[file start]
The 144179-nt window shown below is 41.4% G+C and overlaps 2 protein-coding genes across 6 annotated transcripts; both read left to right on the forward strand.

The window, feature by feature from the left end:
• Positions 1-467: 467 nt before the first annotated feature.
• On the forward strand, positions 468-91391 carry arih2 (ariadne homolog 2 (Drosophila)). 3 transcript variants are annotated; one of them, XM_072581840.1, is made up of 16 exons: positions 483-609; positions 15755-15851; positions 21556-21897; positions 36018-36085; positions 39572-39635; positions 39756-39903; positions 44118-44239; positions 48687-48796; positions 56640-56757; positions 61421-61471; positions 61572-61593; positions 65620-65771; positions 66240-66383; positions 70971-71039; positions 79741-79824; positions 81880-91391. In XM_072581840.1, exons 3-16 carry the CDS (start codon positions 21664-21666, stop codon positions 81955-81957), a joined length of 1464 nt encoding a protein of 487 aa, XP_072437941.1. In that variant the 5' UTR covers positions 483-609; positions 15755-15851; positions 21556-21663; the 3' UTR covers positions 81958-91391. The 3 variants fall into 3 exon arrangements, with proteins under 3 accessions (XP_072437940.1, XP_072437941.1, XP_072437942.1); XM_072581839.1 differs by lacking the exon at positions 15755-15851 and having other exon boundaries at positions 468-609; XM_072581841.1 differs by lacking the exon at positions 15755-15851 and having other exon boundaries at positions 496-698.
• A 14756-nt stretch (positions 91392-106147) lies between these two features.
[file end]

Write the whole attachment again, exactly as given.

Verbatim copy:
The 144179-nt window shown below is 41.4% G+C and overlaps 2 protein-coding genes across 6 annotated transcripts; both read left to right on the forward strand.

The window, feature by feature from the left end:
• Positions 1-467: 467 nt before the first annotated feature.
• On the forward strand, positions 468-91391 carry arih2 (ariadne homolog 2 (Drosophila)). 3 transcript variants are annotated; one of them, XM_072581840.1, is made up of 16 exons: positions 483-609; positions 15755-15851; positions 21556-21897; positions 36018-36085; positions 39572-39635; positions 39756-39903; positions 44118-44239; positions 48687-48796; positions 56640-56757; positions 61421-61471; positions 61572-61593; positions 65620-65771; positions 66240-66383; positions 70971-71039; positions 79741-79824; positions 81880-91391. In XM_072581840.1, exons 3-16 carry the CDS (start codon positions 21664-21666, stop codon positions 81955-81957), a joined length of 1464 nt encoding a protein of 487 aa, XP_072437941.1. In that variant the 5' UTR covers positions 483-609; positions 15755-15851; positions 21556-21663; the 3' UTR covers positions 81958-91391. The 3 variants fall into 3 exon arrangements, with proteins under 3 accessions (XP_072437940.1, XP_072437941.1, XP_072437942.1); XM_072581839.1 differs by lacking the exon at positions 15755-15851 and having other exon boundaries at positions 468-609; XM_072581841.1 differs by lacking the exon at positions 15755-15851 and having other exon boundaries at positions 496-698.
• A 14756-nt stretch (positions 91392-106147) lies between these two features.